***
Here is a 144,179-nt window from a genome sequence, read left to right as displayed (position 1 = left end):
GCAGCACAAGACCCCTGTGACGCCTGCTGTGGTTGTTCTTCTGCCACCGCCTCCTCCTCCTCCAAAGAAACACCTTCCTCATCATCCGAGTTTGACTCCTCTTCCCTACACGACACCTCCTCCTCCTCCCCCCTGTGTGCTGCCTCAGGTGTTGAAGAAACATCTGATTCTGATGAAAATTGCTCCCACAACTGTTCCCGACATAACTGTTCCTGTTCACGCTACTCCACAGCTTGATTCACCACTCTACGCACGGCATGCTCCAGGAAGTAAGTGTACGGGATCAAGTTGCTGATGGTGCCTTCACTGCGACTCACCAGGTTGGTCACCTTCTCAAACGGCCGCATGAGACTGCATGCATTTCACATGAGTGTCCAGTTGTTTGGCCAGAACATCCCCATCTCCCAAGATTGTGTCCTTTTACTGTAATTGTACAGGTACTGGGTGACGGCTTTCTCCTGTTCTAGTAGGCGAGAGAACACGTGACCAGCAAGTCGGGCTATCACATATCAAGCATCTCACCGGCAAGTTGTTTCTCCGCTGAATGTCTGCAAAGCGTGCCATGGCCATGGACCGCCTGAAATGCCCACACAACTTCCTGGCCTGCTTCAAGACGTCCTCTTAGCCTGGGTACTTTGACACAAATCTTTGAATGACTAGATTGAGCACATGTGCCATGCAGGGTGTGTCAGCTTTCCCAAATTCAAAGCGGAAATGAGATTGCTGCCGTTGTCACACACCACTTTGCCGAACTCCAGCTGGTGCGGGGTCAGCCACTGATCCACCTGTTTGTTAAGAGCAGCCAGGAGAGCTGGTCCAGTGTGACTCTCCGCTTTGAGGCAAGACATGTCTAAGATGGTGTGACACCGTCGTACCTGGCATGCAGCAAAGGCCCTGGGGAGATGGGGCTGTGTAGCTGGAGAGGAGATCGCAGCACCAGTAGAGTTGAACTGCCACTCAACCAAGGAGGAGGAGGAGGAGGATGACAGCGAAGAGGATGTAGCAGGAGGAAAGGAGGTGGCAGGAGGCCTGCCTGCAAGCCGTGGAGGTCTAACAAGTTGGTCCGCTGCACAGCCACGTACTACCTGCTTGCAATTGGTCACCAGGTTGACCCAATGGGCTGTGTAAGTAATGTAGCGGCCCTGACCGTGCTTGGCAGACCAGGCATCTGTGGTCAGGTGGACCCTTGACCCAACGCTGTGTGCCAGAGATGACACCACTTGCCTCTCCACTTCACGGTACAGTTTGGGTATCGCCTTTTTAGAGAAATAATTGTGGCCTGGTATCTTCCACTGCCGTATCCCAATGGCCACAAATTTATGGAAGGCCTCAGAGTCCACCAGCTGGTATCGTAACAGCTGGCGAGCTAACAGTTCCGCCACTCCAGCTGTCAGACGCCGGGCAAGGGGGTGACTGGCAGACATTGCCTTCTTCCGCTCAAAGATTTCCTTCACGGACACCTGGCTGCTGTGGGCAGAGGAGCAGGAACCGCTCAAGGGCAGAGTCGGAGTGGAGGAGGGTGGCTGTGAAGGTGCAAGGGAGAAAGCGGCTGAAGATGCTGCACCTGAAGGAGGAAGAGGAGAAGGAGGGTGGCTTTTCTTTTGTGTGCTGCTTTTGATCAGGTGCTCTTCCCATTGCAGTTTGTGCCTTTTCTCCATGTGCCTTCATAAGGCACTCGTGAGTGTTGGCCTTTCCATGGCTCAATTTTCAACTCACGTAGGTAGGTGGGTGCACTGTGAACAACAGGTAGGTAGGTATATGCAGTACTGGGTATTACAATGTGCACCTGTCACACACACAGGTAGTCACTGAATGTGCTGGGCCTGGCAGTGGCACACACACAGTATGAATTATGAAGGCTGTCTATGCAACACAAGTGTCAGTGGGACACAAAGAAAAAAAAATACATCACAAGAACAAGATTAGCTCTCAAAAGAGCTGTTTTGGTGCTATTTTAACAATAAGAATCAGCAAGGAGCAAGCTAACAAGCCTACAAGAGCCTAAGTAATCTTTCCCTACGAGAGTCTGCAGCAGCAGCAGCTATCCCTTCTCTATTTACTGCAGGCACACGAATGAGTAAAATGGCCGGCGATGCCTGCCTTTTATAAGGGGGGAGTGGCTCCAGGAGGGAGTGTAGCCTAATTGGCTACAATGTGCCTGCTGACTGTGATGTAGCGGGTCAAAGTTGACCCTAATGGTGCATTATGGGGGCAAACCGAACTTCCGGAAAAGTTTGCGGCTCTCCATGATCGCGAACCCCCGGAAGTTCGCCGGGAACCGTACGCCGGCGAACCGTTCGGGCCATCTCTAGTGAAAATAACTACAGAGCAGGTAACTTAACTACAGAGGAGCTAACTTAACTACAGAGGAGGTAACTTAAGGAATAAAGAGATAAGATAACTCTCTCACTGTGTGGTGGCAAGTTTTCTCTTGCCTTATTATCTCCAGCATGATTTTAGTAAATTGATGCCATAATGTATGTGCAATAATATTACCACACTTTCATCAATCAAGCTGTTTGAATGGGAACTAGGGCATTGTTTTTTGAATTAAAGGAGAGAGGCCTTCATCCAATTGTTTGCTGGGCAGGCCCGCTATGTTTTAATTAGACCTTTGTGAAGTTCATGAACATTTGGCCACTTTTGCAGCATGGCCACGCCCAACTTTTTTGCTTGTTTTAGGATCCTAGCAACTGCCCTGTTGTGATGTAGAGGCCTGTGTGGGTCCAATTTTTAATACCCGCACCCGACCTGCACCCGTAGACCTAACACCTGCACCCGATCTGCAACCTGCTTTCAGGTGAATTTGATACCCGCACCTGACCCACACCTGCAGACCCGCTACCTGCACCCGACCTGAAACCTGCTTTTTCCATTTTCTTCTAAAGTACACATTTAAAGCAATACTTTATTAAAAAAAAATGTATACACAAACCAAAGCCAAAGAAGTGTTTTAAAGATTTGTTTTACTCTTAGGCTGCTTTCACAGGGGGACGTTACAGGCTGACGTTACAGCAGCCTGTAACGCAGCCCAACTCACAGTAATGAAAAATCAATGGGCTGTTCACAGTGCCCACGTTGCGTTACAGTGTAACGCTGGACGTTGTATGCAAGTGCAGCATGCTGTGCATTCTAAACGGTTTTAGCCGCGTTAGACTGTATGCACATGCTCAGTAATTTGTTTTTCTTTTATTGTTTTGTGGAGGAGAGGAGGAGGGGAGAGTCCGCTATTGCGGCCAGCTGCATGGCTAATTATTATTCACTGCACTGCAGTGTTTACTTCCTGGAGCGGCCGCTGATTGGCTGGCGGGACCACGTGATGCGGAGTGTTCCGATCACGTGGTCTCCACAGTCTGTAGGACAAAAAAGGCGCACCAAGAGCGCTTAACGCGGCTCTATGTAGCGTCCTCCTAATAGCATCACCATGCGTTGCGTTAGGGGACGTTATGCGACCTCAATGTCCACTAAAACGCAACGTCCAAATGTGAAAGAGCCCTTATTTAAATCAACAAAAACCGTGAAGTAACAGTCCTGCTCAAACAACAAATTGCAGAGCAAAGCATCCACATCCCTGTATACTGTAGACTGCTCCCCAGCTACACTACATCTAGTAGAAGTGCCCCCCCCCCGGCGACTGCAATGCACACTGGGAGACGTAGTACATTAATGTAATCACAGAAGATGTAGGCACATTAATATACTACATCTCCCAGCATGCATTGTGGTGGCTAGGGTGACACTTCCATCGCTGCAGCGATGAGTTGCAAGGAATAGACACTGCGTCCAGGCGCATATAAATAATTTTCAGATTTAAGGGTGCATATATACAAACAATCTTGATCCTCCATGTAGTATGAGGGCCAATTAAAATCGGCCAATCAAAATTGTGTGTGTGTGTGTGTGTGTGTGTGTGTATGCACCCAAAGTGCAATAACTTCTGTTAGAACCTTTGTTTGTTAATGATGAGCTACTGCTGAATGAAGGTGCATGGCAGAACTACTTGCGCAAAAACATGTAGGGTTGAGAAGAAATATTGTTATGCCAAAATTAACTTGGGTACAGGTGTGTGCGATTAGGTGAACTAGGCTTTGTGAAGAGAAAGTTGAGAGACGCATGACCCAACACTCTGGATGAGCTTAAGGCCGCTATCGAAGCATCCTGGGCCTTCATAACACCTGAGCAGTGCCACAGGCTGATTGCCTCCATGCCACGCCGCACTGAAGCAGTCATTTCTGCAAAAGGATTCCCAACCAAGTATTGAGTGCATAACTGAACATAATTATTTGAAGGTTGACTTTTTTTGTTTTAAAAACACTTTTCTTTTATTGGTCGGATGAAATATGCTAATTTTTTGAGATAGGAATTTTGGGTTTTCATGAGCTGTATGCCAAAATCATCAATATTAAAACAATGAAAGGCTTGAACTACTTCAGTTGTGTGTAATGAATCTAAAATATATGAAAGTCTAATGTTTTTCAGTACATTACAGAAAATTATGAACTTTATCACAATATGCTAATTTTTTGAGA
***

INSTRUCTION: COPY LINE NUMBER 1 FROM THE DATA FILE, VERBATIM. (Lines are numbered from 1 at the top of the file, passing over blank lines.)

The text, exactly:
Here is a 144,179-nt window from a genome sequence, read left to right as displayed (position 1 = left end):